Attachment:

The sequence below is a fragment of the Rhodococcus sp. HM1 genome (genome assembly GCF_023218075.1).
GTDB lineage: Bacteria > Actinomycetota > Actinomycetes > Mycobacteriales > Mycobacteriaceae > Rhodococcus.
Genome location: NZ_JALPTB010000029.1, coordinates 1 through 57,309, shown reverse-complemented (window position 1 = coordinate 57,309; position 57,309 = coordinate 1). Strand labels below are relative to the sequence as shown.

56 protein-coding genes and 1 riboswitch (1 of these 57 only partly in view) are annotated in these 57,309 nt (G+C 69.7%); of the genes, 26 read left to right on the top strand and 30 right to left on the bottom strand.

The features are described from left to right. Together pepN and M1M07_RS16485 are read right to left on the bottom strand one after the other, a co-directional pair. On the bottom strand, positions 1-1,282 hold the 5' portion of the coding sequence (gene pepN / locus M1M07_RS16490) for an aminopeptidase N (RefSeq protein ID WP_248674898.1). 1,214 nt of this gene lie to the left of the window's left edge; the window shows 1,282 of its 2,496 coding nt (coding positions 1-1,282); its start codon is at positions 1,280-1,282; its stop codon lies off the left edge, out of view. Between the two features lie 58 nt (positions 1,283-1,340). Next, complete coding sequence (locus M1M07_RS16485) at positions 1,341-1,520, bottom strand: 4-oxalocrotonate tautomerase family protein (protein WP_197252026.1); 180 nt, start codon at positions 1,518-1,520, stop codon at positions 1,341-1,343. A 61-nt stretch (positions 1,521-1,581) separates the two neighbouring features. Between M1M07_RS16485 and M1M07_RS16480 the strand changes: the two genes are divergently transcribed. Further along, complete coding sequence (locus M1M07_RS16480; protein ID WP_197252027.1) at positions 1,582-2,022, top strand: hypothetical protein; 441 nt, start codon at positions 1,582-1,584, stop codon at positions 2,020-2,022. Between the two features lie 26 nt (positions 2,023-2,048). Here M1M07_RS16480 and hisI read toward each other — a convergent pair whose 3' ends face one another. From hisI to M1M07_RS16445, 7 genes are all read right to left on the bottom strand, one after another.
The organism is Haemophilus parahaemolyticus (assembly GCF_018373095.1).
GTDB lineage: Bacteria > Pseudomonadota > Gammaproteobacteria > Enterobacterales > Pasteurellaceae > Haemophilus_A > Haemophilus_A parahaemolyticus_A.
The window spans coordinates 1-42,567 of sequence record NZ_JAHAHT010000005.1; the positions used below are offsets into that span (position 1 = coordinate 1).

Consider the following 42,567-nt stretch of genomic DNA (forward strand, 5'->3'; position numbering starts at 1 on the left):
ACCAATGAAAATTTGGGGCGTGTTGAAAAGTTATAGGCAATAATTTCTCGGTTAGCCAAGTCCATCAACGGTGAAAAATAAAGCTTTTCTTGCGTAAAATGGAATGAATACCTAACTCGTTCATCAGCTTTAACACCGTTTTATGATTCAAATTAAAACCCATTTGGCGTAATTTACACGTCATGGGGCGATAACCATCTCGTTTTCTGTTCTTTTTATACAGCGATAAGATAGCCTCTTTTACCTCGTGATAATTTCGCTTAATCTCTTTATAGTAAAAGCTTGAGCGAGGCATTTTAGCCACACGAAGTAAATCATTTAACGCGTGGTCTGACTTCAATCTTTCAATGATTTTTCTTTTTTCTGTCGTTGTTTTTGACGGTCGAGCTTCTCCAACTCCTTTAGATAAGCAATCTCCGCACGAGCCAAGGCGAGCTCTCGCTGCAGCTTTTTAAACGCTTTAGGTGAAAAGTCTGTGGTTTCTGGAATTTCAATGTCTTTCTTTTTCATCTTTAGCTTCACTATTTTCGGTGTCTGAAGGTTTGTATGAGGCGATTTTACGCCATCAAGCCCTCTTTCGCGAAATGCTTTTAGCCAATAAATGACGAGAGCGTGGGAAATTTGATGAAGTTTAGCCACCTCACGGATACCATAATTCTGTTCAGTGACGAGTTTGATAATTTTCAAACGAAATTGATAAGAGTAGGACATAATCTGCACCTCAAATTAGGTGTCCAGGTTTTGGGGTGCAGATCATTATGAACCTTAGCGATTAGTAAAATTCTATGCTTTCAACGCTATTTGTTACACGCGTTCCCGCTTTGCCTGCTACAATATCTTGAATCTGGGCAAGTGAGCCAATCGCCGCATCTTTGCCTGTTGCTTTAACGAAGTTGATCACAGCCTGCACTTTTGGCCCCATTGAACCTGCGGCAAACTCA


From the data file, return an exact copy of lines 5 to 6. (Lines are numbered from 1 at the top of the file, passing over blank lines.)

The features are described from left to right. Together pepN and M1M07_RS16485 are read right to left on the bottom strand one after the other, a co-directional pair. On the bottom strand, positions 1-1,282 hold the 5' portion of the coding sequence (gene pepN / locus M1M07_RS16490) for an aminopeptidase N (RefSeq protein ID WP_248674898.1). 1,214 nt of this gene lie to the left of the window's left edge; the window shows 1,282 of its 2,496 coding nt (coding positions 1-1,282); its start codon is at positions 1,280-1,282; its stop codon lies off the left edge, out of view. Between the two features lie 58 nt (positions 1,283-1,340). Next, complete coding sequence (locus M1M07_RS16485) at positions 1,341-1,520, bottom strand: 4-oxalocrotonate tautomerase family protein (protein WP_197252026.1); 180 nt, start codon at positions 1,518-1,520, stop codon at positions 1,341-1,343. A 61-nt stretch (positions 1,521-1,581) separates the two neighbouring features. Between M1M07_RS16485 and M1M07_RS16480 the strand changes: the two genes are divergently transcribed. Further along, complete coding sequence (locus M1M07_RS16480; protein ID WP_197252027.1) at positions 1,582-2,022, top strand: hypothetical protein; 441 nt, start codon at positions 1,582-1,584, stop codon at positions 2,020-2,022. Between the two features lie 26 nt (positions 2,023-2,048). Here M1M07_RS16480 and hisI read toward each other — a convergent pair whose 3' ends face one another. From hisI to M1M07_RS16445, 7 genes are all read right to left on the bottom strand, one after another.
The organism is Haemophilus parahaemolyticus (assembly GCF_018373095.1).